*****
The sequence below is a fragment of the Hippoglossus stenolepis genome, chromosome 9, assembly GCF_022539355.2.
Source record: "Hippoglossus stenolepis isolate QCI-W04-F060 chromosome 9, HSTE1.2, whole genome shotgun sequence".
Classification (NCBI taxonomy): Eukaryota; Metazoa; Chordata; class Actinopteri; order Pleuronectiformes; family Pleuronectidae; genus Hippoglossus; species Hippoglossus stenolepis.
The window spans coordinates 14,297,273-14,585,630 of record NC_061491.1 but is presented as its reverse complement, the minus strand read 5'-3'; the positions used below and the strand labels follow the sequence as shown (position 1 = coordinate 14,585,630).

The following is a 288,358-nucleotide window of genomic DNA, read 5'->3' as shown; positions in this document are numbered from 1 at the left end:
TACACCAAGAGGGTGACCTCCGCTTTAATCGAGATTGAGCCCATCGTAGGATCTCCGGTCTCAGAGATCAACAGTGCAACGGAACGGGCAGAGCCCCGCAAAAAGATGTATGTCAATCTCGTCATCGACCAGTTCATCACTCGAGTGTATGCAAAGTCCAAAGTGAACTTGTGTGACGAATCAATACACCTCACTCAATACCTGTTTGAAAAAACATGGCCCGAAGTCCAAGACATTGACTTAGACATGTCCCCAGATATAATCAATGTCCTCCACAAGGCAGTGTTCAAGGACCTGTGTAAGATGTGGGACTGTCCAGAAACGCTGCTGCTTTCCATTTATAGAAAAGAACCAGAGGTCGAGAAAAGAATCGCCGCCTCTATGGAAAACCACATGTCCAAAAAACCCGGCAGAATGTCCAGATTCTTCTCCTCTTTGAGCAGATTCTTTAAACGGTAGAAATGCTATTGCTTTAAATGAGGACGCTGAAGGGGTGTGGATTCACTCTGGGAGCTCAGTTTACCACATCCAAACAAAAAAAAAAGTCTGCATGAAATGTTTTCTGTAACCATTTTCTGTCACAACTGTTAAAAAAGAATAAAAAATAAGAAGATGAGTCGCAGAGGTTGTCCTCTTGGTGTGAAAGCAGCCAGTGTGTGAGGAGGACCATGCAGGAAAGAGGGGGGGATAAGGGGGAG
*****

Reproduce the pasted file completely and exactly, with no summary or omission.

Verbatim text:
The sequence below is a fragment of the Hippoglossus stenolepis genome, chromosome 9, assembly GCF_022539355.2.
Source record: "Hippoglossus stenolepis isolate QCI-W04-F060 chromosome 9, HSTE1.2, whole genome shotgun sequence".
Classification (NCBI taxonomy): Eukaryota; Metazoa; Chordata; class Actinopteri; order Pleuronectiformes; family Pleuronectidae; genus Hippoglossus; species Hippoglossus stenolepis.
The window spans coordinates 14,297,273-14,585,630 of record NC_061491.1 but is presented as its reverse complement, the minus strand read 5'-3'; the positions used below and the strand labels follow the sequence as shown (position 1 = coordinate 14,585,630).

The following is a 288,358-nucleotide window of genomic DNA, read 5'->3' as shown; positions in this document are numbered from 1 at the left end:
TACACCAAGAGGGTGACCTCCGCTTTAATCGAGATTGAGCCCATCGTAGGATCTCCGGTCTCAGAGATCAACAGTGCAACGGAACGGGCAGAGCCCCGCAAAAAGATGTATGTCAATCTCGTCATCGACCAGTTCATCACTCGAGTGTATGCAAAGTCCAAAGTGAACTTGTGTGACGAATCAATACACCTCACTCAATACCTGTTTGAAAAAACATGGCCCGAAGTCCAAGACATTGACTTAGACATGTCCCCAGATATAATCAATGTCCTCCACAAGGCAGTGTTCAAGGACCTGTGTAAGATGTGGGACTGTCCAGAAACGCTGCTGCTTTCCATTTATAGAAAAGAACCAGAGGTCGAGAAAAGAATCGCCGCCTCTATGGAAAACCACATGTCCAAAAAACCCGGCAGAATGTCCAGATTCTTCTCCTCTTTGAGCAGATTCTTTAAACGGTAGAAATGCTATTGCTTTAAATGAGGACGCTGAAGGGGTGTGGATTCACTCTGGGAGCTCAGTTTACCACATCCAAACAAAAAAAAAAGTCTGCATGAAATGTTTTCTGTAACCATTTTCTGTCACAACTGTTAAAAAAGAATAAAAAATAAGAAGATGAGTCGCAGAGGTTGTCCTCTTGGTGTGAAAGCAGCCAGTGTGTGAGGAGGACCATGCAGGAAAGAGGGGGGGATAAGGGGGAG